Get 20M+ Full-Text Papers For Less Than $1.50/day. Start a 14-Day Trial for You and Your Team.

Learn More →

Knowledge sharing and institutionalism in the healthcare industry

Knowledge sharing and institutionalism in the healthcare industry Purpose – Knowledge sharing is recognized as one of the most important ways to improve organizational performance. Organizations strive to facilitate knowledge sharing routines, yet these attempts often fail. Although the successful deployment of knowledge sharing practices has been a focus of knowledge management and organizational performance studies, little research has considered the impacts of institutional structures. As such, the purpose of this study is to investigate the extent to which institutional structures facilitate knowledge sharing practices and their impacts on organizational performance. Design/methodology/approach – Based on 220 usable survey responses, the authors applied structural equation modeling (SEM) to observe the extent to which institutional structures enhance organizational performance through knowledge sharing, and other important knowledge sharing‐related constructs (i.e. leadership and punitive behavior). The healthcare industry was used as the research context as it is a knowledge‐intensive industry. Findings – The study finds that knowledge sharing practices were strongly influenced by institutional structures, and together considerably enhanced patient safety. Furthermore, the institutional structures had a high impact on leadership roles and the abatement of punitive behaviors, which in turn collectively considerably enhanced patient safety. Originality/value – This paper recognizes the power of institutional structures that successfully facilitate knowledge sharing practices within an environment that is unfriendly to knowledge sharing behaviors. http://www.deepdyve.com/assets/images/DeepDyve-Logo-lg.png Journal of Knowledge Management Emerald Publishing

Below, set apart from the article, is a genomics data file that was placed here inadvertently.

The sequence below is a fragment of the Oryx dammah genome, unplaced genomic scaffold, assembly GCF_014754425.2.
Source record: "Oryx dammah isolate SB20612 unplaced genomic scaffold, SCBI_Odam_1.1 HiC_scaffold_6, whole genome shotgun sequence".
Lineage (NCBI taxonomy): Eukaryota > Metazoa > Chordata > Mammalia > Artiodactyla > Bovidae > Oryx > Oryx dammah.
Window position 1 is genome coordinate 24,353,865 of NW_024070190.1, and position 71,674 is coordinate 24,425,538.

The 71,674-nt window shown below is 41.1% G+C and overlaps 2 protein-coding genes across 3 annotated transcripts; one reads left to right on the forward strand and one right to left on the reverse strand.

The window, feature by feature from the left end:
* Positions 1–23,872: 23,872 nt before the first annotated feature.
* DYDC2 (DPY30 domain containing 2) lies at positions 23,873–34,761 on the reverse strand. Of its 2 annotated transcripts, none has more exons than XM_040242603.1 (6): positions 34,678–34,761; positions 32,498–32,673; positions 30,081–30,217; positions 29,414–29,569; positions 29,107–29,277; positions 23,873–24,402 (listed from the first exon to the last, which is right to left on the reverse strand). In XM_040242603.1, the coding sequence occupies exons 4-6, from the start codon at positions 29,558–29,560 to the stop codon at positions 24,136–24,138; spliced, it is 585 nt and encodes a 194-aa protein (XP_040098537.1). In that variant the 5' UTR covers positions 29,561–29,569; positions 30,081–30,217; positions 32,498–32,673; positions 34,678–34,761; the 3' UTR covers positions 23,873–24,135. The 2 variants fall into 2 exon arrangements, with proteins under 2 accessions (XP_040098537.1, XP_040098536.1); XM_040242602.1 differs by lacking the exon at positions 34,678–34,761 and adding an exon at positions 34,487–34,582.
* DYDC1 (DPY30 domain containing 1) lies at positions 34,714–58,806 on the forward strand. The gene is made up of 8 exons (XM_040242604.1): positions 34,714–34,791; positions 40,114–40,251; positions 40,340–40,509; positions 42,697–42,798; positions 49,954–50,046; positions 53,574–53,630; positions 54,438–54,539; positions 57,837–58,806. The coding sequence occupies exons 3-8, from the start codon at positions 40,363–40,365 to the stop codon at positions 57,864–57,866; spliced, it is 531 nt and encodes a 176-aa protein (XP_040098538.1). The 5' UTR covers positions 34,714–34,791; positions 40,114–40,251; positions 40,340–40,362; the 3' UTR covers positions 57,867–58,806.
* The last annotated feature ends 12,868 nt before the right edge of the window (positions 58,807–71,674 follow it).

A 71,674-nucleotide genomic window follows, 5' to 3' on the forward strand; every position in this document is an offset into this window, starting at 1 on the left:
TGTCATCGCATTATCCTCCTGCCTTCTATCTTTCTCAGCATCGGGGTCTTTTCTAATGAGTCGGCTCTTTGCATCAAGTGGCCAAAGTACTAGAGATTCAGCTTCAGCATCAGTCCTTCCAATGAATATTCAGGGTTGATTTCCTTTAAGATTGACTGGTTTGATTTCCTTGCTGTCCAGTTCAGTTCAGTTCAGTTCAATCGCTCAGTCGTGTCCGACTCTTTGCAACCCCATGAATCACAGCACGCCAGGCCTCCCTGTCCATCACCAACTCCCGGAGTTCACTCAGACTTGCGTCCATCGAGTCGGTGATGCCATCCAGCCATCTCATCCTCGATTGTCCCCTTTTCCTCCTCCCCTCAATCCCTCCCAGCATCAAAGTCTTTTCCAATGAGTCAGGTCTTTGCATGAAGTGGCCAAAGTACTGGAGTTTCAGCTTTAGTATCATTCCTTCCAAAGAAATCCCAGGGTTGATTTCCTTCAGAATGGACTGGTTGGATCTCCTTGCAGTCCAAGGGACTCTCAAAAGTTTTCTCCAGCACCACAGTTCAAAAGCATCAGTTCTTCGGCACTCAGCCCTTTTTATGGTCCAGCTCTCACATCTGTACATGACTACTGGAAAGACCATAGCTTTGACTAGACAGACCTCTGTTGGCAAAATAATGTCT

Knowledge sharing and institutionalism in the healthcare industry

Loading next page...
 
/lp/emerald-publishing/knowledge-sharing-and-institutionalism-in-the-healthcare-industry-jKbz3e0jSb
Publisher
Emerald Publishing
Copyright
Copyright © 2012 Emerald Group Publishing Limited. All rights reserved.
ISSN
1367-3270
DOI
10.1108/13673271211238788
Publisher site
See Article on Publisher Site

Abstract

Purpose – Knowledge sharing is recognized as one of the most important ways to improve organizational performance. Organizations strive to facilitate knowledge sharing routines, yet these attempts often fail. Although the successful deployment of knowledge sharing practices has been a focus of knowledge management and organizational performance studies, little research has considered the impacts of institutional structures. As such, the purpose of this study is to investigate the extent to which institutional structures facilitate knowledge sharing practices and their impacts on organizational performance. Design/methodology/approach – Based on 220 usable survey responses, the authors applied structural equation modeling (SEM) to observe the extent to which institutional structures enhance organizational performance through knowledge sharing, and other important knowledge sharing‐related constructs (i.e. leadership and punitive behavior). The healthcare industry was used as the research context as it is a knowledge‐intensive industry. Findings – The study finds that knowledge sharing practices were strongly influenced by institutional structures, and together considerably enhanced patient safety. Furthermore, the institutional structures had a high impact on leadership roles and the abatement of punitive behaviors, which in turn collectively considerably enhanced patient safety. Originality/value – This paper recognizes the power of institutional structures that successfully facilitate knowledge sharing practices within an environment that is unfriendly to knowledge sharing behaviors.

Journal

Journal of Knowledge ManagementEmerald Publishing

Published: May 25, 2012

Keywords: Knowledge sharing; Institutional structure; Leadership; Punitive behaviour; Healthcare industry; Knowledge management

References